Dixon explained reparations would provide residents of East St. Louis with the same opportunities afforded to predominantly white communities, which he said will in turn quell gun violence.
“It changes the circumstances,” Dixon said. “They will have more opportunities to make a business, or have more job opportunities that will keep them out of the streets and keep them out of that life.”
Andrew Theising, author of multiple books about East St. Louis and professor of political science at Southern Illinois University Edwardsville, said some East St. Louisans did receive reparations roughly four years after the riot, thanks to the Illinois Anti-Mob Violence Law. This law was in response to lynchings of the time period and stated if law enforcement could not protect a citizen from mob violence, the respective state or county must pay for human damages.
Theising’s research found there were two categories people could use to claim these 1921 reparations. One could receive up to $5,000 if a relative in their household lost their life in the violence, and they could also receive monetary compensation for loss of property.
Theising said these claims were paid out to both black and white East St. Louisans, and according to a local newspaper at the time, more than 130 claims were submitted totaling approximately $187,000 in compensation.
Because it took four years for the city to sell bonds to pay for the reparations, Theising said these reparations probably did not benefit nearly as many individuals as they could have.
“Honestly, it was probably too little, too late,” Theising said. “Who is going to wait around? In those days, women did not have many work options, so if I’m a widow living in East St. Louis and the breadwinner of my household was killed, am I going to wait four years to get some money? I’ve got mouths to feed right now, in 1917, what am I going to do? Of course I am going to pick up and I’m going to move with family, I’m going to go to a different city, I have to do something different.”
Dixon said due to the magnitude of lives and property lost, these past reparations were grossly inadequate.
“It was nowhere close to being adequate for what transpired, especially with them trying to say only a dozen or so people were killed when it was well reported it was well over 100; some reports say 150,” Dixon said. “Not just that, it’s (also because) the generational loss that happened, it’s businesses that were burned down that could have been Fortune 500 companies or still be around right now, it’s the homes that could’ve been passed down from generation to generation, so even the criteria they used was wrong in their assessment of their reparations, however it came out. It’s not adequate for what transpired and what transpired even after (the riot) due to systemic racism.”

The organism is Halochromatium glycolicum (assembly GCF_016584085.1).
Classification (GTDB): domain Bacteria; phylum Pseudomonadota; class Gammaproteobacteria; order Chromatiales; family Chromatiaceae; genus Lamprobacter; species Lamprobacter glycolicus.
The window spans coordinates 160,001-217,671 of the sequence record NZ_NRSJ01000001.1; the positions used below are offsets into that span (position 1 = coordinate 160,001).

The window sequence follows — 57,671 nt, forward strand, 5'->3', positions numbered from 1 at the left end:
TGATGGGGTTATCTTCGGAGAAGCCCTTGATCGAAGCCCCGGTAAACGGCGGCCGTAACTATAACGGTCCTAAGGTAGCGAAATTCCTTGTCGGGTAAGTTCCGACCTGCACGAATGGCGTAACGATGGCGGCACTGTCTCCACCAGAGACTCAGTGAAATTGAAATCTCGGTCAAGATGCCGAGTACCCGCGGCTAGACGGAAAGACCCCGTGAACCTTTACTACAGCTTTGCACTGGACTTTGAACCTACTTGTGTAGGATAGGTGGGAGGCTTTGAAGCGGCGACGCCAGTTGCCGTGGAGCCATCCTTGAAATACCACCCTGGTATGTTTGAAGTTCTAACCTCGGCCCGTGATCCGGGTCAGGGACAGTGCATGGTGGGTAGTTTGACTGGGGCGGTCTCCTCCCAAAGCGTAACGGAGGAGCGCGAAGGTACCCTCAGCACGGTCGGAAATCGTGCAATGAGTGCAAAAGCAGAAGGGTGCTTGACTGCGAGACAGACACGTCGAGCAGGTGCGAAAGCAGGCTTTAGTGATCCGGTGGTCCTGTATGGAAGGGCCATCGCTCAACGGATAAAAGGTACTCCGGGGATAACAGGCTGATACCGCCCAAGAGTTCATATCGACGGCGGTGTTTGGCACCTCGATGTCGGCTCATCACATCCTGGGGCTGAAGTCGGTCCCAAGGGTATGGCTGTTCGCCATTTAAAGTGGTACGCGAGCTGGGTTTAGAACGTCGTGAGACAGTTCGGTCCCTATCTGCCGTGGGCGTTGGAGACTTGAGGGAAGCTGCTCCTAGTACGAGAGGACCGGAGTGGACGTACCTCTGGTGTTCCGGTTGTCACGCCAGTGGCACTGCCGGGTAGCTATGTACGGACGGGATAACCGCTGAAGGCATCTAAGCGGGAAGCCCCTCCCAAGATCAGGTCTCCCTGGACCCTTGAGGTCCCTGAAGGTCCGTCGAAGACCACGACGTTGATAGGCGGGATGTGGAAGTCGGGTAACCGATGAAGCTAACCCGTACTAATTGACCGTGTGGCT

Reparations, combined with on-site community support, is a combined effort to reduce East St. Louis gun violence by Empire 13, Mom’s Demand Action and Metro East Organizing Coalition. A large part of MEOC’s work involves going directly into gun violence hot spot neighborhoods and providing support.
They have hosted many events, including clothing help desks and town halls with law enforcement to discuss the problem. Moms Demand Action has been present at many – if not all – of MEOC’s events.
MEOC Executive Director Larita Rice-Barnes said having a positive, resourceful presence on the streets can make all the difference. One large part of this is the organization’s Peace Walks through gun violence hot spots.
“Increasing positive presence is part of our Gun Violence Prevention strategy, that and getting to know their needs,” Rice-Barnes said.
Even though East St. Louis is not in Monroe County, McMullan said the economic benefits gained through reparations as well as other ways of supporting East St. Louis would spill into Monroe County.
“Number one, we’re all part of the metro-east area and I think if we want to have a healthy, thriving area in the metro-east, East St. Louis could be a very important part of that. We could make it thrive. It was thriving at one time, and it could be thriving again and I think that could help all of us all around economically,” McMullan said.
She also shared while many purchase guns to protect their homes, these guns are more likely to be used to commit suicide than fend off an intruder. She said reparations would help the stigma of East St. Louis being unsafe to dissolve, therefore lessening the perceived need to keep guns in homes.
“How do you get people in safe, suburban rural areas to understand the impact that city gun violence has on them (when) they don’t see it?” McMullan pondered. “We all pay for it through lives lost and medical costs. And then just the feeling of security, I think a lot of people feel they have to have guns in their homes for protection because they’re afraid that it’s going to spill over into their communities.”
For more information on how to become involved with Moms Demand Action, visit momsdemandaction.org/act/. To learn more about Empire 13, visit their Facebook page or view their petition titled “Reparations Now for East St. Louis Residents: 1917 East St. Louis Race Massacre” on change.org.
(See next week’s paper for an article on Monroe County’s connection to the 1917 East St. Louis Riot)